At about 11.00 pm on Sunday, 25 March, I suddenly came to the realisation that in four hours of "religious" activity during that day, Mass at Sacred Heart Cathedral, Townsville, from 10.00 to 11.00am, and three hours, from 7.00 to 10.00pm at a "Life in the Spirit" seminar, to my utter astonishment, not once did I hear a mention that 25 March is, or should be, the Feast of the Annunciation!
In this era, when contraception, abortion and euthanasia are so readily accepted in our society, it would be salutary, I believe, to re-emphasise the Feast of the Annunciation by perhaps changing the name to the "Feast of the Incarnation."
My intention in doing so is in no way to detract from the wonderful fiat of our Blessed Mother, but to highlight the fact that precisely through her agreement to become the Mother of God, our focus should be on the fact that God the Father, in His ineffable love for us sinful human beings, sent the Holy Spirit to "overshadow" Mary, and thereby conceive Jesus, a man like us in all things but sin, who was and is God the Son, the Second Person of the triune God.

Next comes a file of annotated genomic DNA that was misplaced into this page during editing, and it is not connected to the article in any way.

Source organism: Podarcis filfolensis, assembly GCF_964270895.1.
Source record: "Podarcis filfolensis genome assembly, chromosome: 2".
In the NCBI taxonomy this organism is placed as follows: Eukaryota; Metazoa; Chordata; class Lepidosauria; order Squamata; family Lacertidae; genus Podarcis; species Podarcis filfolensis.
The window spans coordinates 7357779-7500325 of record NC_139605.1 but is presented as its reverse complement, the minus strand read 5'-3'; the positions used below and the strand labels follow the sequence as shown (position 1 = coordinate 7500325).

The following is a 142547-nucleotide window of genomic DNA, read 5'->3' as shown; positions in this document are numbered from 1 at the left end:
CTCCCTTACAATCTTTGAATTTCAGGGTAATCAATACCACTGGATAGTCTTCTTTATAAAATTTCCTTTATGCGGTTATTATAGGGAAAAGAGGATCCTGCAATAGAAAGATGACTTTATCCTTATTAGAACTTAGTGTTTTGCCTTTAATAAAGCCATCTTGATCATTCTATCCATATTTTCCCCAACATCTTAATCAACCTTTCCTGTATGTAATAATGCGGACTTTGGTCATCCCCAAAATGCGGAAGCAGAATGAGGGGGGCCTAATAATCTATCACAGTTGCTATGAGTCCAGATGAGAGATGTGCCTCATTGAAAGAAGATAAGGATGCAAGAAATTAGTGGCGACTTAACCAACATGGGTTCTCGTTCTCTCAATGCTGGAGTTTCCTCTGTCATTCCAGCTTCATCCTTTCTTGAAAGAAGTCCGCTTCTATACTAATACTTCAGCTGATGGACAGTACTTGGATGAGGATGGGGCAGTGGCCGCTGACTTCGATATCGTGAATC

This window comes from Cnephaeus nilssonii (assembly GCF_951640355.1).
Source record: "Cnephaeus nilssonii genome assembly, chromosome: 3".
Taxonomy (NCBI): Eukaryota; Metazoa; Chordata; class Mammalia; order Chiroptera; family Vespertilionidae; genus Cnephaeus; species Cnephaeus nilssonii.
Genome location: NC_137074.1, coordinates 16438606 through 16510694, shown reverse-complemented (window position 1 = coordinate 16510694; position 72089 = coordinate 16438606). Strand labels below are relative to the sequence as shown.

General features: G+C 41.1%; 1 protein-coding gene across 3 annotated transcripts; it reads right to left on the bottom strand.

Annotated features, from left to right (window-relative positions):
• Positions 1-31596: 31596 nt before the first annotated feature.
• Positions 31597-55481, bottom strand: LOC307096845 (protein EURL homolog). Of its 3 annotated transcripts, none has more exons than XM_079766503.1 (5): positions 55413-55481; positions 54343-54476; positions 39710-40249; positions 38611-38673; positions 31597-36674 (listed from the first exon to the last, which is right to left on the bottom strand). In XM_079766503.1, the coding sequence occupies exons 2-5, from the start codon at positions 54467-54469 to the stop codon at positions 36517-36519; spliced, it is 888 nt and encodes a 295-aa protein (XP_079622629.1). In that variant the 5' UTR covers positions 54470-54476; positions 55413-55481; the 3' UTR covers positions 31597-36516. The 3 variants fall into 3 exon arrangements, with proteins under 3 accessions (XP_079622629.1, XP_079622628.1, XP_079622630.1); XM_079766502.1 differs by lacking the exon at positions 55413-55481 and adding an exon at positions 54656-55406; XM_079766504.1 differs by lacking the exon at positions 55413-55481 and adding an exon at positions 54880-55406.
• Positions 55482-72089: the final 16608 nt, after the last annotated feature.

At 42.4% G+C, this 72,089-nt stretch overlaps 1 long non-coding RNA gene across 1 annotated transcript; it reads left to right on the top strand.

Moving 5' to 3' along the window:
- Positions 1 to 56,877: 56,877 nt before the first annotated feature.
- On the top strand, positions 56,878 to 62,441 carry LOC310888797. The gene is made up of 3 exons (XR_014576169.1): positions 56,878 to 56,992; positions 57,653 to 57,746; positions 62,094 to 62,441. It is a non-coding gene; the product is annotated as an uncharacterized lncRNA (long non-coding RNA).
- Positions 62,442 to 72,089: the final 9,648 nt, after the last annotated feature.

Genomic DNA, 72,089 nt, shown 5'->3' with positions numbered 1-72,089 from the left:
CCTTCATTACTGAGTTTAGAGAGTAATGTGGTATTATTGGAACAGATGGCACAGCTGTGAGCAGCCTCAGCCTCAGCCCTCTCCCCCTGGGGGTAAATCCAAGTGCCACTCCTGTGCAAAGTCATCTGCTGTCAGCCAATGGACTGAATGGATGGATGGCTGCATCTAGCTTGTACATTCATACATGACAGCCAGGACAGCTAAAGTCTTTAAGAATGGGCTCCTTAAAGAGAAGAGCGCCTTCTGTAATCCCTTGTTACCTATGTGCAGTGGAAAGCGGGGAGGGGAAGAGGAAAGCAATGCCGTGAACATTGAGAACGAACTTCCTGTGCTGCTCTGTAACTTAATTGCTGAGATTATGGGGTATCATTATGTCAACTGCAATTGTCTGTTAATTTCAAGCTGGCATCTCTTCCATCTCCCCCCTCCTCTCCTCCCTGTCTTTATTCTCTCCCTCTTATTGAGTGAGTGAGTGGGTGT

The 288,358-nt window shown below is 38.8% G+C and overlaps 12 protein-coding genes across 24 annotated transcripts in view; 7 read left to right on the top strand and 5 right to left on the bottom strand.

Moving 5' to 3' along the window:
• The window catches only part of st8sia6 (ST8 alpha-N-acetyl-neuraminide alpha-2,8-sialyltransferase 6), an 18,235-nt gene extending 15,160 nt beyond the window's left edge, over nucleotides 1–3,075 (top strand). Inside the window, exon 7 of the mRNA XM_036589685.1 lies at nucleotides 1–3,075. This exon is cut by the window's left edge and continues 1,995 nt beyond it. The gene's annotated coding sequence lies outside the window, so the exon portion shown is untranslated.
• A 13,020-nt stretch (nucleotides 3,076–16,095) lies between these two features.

Without derogating from the importance of Christmas, even though our society has well-nigh succeeded in trivialising and reducing "the Feast of the Birth", as it is called in Hebrew, to a money-spinner, to me the Incarnation is the moment when God gave Himself to us that we may have the possibility of eternal salvation.
While it is true there is good evidence Christ was not born on 25 December, since no shepherds or sheep could possibly be outdoors in Bethlehem at that time of the year (Mother Church in her wisdom using Christ's birth to blot out the pagan feast of the All Conquering Sun on that day), nine months before it, on 25 March, seems as good a day as any to celebrate that moment in history when Satan lost out to the loving-kindness of God towards sinful mankind.